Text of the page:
Daily Media Briefing

Daily Media Briefing

 

Posted in: Daily Media Briefing, Employees, Energy, Human Rights, Sustainable Investment, Technology & Innovation, Waste

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February 10, 2017

Reporting / Indices

Bloomberg financial services Gender-Equality Index reveals global progress

Bloomberg today announced the 2017 Financial Services Gender-Equality Index (BFGEI), providing investors and organizations with unique insight into the statistics, policies, product offerings and external engagement driving 52 firms’ commitment to building gender-equal workplaces. Bloomberg also introduced a Fixed Income Gender-Equality Index, representing investment grade debt issued by the 2017 BFGEI member firms. ““Companies are increasingly focused on managing operational risks, including the attraction and retention of employees. The BFGEI brings greater transparency to the practices and policies crucial to managing those risks and attracting investor capital”, says Angela Sun, Head of Strategy and Corporate Development at Bloomberg. The index has shown that the percentage of female executives at 2017 BFGEI member firms increased by 25.2% between fiscal year 2014 and 2015. Firms interested in participating submitted a social survey created by Bloomberg in partnership with third-party experts, including Women’s World Banking, Catalyst, and Working Mother Media. Some examples of companies included are: Allianz, American Express, Barclays, Deutsche Bank, JP Morgan Chase and many others. (Bloomberg)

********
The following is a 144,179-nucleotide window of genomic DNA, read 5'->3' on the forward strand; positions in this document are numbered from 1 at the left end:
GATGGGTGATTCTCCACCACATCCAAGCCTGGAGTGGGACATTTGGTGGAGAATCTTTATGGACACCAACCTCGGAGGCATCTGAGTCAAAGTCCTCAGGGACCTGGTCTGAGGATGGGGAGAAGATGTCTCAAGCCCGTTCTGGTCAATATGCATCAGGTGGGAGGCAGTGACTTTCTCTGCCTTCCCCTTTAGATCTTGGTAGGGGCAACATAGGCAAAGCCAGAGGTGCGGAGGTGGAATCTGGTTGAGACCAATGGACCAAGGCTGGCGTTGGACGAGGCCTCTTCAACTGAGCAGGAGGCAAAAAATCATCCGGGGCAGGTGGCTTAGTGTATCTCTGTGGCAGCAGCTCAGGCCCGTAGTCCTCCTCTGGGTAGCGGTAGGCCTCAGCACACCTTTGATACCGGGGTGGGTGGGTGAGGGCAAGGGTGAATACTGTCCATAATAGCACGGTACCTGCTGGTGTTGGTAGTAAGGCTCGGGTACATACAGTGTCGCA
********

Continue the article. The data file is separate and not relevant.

Public comment period announced for the Responsible Mining Index

The Responsible Mining Foundation has announced the release of the Draft Methodology of the Responsible Mining Index (RMI) for public comment. The specific goal of the Index is to encourage continuous improvement in responsible mining by transparently ranking the performance of some of the world’s largest mining companies on economic, environmental, social and governance (EESG) issues, and highlighting leading practice. The Index will be published every two years and will rank 30 of the world’s largest mining companies. These related initiatives include various reporting frameworks, standards, principles, certification mechanisms and industry guidelines.  It will measure company performance against what society expects from mining companies on EESG issues, based on a range of internationally agreed practices and principles. The Responsible Mining Foundation has invited comments and recommendations from all stakeholder groups during the comment period. All comments and recommendations received will be reviewed and considered as the methodology is finalised in the coming months. (Responsible Mining index)

Employment

 ‘Jobs for the boys’ is just half the story: growing crisis of worklessness looms in the US